Copenhagen talks start minus a key player
Read Daily Climate editor Douglas Fischer's dispatches from the UN talks on Politico.
7 December 2009
No one at the Copenhagen climate talks has filled the role of the late Phil Clapp, director of the former National Environmental Trust and considered by some to be the most influential campaigner the United States offered on the issue.
By Douglas Fischer
Daily Climate editor
It was the rubber ducks, really, that people remember.
Hundreds of them – floating in washbasins, surfing dinner plates, peeking from ministers' breast pockets.
They changed – if only slightly – the course of history.
But more on that in a moment.
The latest round of climate talks begins Monday missing one of the most influential campaigners the United States offered: Philip Clapp, a charismatic strategist who could both cajole and shock world leaders past stalemate and deadlock.
Clapp – Harvard-educated chain-smoker, fluent in French, an expert on British royalty and an accomplished pianist – died of pneumonia in September 2008 while vacationing in Amsterdam. He was 54.
He had spent 32 years in Washington, D.C., fighting for the environment. Policy experts and government officials rarely agree on one thing. But in a series of interviews, they all agreed on this: Climate change had no more effective advocate.
As world leaders gather over the next two weeks in Denmark to hash out a solution, Clapp's shoes remain unfilled. Absent from these talks, those experts agreed, will be a key lubricator who could unify disparate groups, particularly the non-governmental community, find the open channels and help facilitate consensus.
"What will be missing in Copenhagen is this man who could get around to see everybody, find out when things weren't going right, find ways to get people on board, shock them into change, concentrate fire onto people, and sometimes caress them into change," said John Gummer, a British Member of Parliament who served as the UK Environmental Secretary in the 1990s and became close friends with Clapp.
"There's no one like him now," Gummer added. "We don't know who will emerge, but in the present circumstances I would be very surprised if there was anyone."
Clapp's power, many agreed, was a unique combination of fierce intellect, vibrant charisma and utter fearlessness.
Gummer described Clapp as an uncompromising but "immensely lovable character" who could isolate complex issues, turn the essence into a comprehensible narrative and then challenge industry and politicians with it in a way that was almost impossible to refute.
"It was always logical, always well-researched, never flippant but always deeply felt," he said.
Clapp got his start in politics as legislative assistant for then-Rep. Tim Wirth of Colorado. He rose in stature as Wirth did, first in the House and then the Senate.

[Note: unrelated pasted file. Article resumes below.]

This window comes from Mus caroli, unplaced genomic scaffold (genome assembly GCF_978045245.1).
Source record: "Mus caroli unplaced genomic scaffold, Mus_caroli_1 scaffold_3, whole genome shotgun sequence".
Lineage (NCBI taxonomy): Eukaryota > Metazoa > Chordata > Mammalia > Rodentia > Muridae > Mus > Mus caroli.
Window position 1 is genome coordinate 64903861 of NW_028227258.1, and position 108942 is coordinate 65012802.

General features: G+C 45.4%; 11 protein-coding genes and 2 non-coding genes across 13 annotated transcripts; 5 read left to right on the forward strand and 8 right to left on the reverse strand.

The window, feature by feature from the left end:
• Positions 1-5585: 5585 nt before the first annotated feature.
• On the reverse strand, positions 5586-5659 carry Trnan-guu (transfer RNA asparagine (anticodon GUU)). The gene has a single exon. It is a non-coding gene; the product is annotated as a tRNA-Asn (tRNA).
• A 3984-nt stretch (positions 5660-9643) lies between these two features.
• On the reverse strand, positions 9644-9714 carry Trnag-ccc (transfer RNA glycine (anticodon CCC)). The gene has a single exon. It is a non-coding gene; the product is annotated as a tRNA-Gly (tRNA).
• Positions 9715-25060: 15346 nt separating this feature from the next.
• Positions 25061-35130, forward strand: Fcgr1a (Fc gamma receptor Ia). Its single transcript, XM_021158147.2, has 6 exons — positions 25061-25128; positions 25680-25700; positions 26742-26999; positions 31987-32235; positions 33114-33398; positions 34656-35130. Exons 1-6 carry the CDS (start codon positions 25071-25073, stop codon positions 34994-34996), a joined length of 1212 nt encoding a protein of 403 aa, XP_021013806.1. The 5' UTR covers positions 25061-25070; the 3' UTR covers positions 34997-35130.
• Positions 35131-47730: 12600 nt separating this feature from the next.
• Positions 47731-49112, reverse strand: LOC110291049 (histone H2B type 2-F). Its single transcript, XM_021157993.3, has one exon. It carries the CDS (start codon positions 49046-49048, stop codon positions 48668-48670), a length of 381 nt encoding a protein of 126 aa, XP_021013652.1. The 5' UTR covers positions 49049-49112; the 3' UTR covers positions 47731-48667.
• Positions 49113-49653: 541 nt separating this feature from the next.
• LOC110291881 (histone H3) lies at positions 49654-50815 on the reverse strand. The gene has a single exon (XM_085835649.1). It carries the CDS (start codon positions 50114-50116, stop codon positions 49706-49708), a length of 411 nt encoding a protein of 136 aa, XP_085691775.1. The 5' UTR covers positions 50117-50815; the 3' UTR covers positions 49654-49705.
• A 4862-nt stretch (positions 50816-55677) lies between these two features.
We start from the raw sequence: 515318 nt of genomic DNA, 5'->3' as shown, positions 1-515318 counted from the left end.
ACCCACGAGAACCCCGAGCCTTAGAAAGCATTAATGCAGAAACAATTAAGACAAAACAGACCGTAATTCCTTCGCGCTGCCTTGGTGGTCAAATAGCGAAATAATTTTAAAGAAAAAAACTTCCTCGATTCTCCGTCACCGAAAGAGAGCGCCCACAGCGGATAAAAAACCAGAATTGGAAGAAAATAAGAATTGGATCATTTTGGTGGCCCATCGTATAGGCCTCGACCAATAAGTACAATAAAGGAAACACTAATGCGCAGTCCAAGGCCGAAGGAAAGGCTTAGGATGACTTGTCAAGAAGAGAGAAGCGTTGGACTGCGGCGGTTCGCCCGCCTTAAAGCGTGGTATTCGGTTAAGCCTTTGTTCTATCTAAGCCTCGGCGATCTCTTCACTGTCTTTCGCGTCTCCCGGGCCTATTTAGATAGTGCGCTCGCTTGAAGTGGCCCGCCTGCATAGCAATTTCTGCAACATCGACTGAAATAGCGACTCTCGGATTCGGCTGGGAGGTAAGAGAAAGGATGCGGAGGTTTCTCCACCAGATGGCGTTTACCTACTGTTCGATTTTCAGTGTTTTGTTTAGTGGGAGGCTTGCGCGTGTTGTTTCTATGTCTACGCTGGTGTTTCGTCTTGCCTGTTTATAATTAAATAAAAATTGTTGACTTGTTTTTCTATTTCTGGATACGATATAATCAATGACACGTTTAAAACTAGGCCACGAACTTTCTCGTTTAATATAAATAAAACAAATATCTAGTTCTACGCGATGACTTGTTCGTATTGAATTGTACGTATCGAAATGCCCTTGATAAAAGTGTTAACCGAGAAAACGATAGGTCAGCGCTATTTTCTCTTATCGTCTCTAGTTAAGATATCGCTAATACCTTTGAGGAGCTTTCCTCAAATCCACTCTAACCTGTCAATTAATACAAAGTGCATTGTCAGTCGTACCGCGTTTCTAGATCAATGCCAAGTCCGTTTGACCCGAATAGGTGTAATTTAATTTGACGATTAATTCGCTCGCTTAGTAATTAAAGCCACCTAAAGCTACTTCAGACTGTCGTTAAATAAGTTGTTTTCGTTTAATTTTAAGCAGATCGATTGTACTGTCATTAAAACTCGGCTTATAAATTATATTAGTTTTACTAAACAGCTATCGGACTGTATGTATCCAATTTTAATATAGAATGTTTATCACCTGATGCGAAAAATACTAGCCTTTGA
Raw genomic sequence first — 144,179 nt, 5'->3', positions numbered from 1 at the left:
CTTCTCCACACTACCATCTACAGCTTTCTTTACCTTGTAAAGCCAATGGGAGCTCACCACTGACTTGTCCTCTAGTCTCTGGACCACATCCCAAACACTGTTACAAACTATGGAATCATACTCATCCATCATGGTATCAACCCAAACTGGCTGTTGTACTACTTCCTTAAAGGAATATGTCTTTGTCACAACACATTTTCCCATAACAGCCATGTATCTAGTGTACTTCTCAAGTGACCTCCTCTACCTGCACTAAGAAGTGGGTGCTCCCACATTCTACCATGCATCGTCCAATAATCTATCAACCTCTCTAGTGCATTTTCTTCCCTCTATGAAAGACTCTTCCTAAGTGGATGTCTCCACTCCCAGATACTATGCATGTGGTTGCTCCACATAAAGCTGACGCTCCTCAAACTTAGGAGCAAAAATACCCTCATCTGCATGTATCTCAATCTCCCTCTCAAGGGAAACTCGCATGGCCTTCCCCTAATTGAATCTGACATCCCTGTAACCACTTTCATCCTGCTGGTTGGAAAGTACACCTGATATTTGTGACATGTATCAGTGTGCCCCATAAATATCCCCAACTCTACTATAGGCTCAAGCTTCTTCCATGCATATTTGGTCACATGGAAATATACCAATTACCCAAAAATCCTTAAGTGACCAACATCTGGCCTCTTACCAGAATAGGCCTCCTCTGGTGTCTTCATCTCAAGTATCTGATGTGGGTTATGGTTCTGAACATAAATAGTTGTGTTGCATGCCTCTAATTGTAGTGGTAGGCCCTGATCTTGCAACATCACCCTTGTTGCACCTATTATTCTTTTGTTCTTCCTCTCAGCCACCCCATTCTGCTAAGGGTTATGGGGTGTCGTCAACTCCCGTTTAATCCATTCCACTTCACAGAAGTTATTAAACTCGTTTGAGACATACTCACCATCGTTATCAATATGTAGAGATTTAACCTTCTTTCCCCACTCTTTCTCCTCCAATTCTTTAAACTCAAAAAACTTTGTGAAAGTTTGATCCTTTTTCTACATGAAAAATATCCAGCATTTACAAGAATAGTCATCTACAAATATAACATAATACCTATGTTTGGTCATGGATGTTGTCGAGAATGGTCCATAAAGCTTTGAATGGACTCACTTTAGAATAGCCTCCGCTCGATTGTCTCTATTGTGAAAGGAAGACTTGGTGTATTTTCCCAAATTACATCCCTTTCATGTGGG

In 1994 he became the founding director and first employee of the National Environmental Trust, which he led for the next 14 years until it merged, just before his death, with the vastly larger and richer Pew Charitable Trust to become the Pew Environment Group.
"He was rightfully celebrated as a political campaignist, but I really think his skill could be described as political artistry," said Thomas Wathen, deputy director of the Pew Environment Group and one of the founding board members of the National Environmental Trust who picked Clapp for the job.
"He had very strong intuitive powers on how government worked, but he also had a great deal of experience."
Which brings us to those ducks. As the Montreal climate talks verged on collapse in 2005, the Canadians presented the American delegation with a last-minute compromise. The U.S. team dismissed it, with lead negotiator Harlan Watson reportedly telling delegates "If it ... walks like a duck then it is a duck" before walking out of the talks.
Overnight Clapp and fellow environmentalists emptied Montreal of plastic yellow ducks, and the next day, as the London Independent reported, the toys were everywhere – cascading from briefcases, on dinner plates, in washbasins, on delegates' chairs. The butt of a joke, the United States relented.
"He always had an eye for the human, the bit of the quirky, that captured the imagination and that made people laugh but made a point," said Jennifer Morgan, director of the World Resources Institute's climate and energy team who has been involved in global climate talks for more than a decade.
But it was Clapp's back-channel prowess that also proved powerful. He could move effortlessly among groups and between countries. Fluent in French and an Anglophile, he was an early visionary who saw the potential of European unification. He was turning his focus to Europe when he died.
That he employed a "wicked" sense of humor, knew the sordid history of every king and queen of England and delighted in telling it also helped, said Wirth, his former boss.
So where does this leave the Copenhagen talks?
Clapp left an organization and a network of people who are taking his insights and moving forward, said Pew's Wathen. "It wasn't that he was a miracle worker. He'd be trying to figure out this conundrum of the United States."
There are, in other words, no easy ways to get 60 votes out of the U.S. Senate on a climate bill. "But having Phil there you'd feel a lot better."
Wirth, who now heads the United Nations Foundation, calls Clapp's absence at Copenhagen "a big loss." Nobody has his access to such a rich mix of delegates, press and non-governmental organizations.
"People who are policy wonks disappear into the closet. People who know a lot of people tend to be superficial. Phil had both the charm and the contacts," Wirth said.
"Nobody comes close to filling that role. I don't know that anybody's ever tried."
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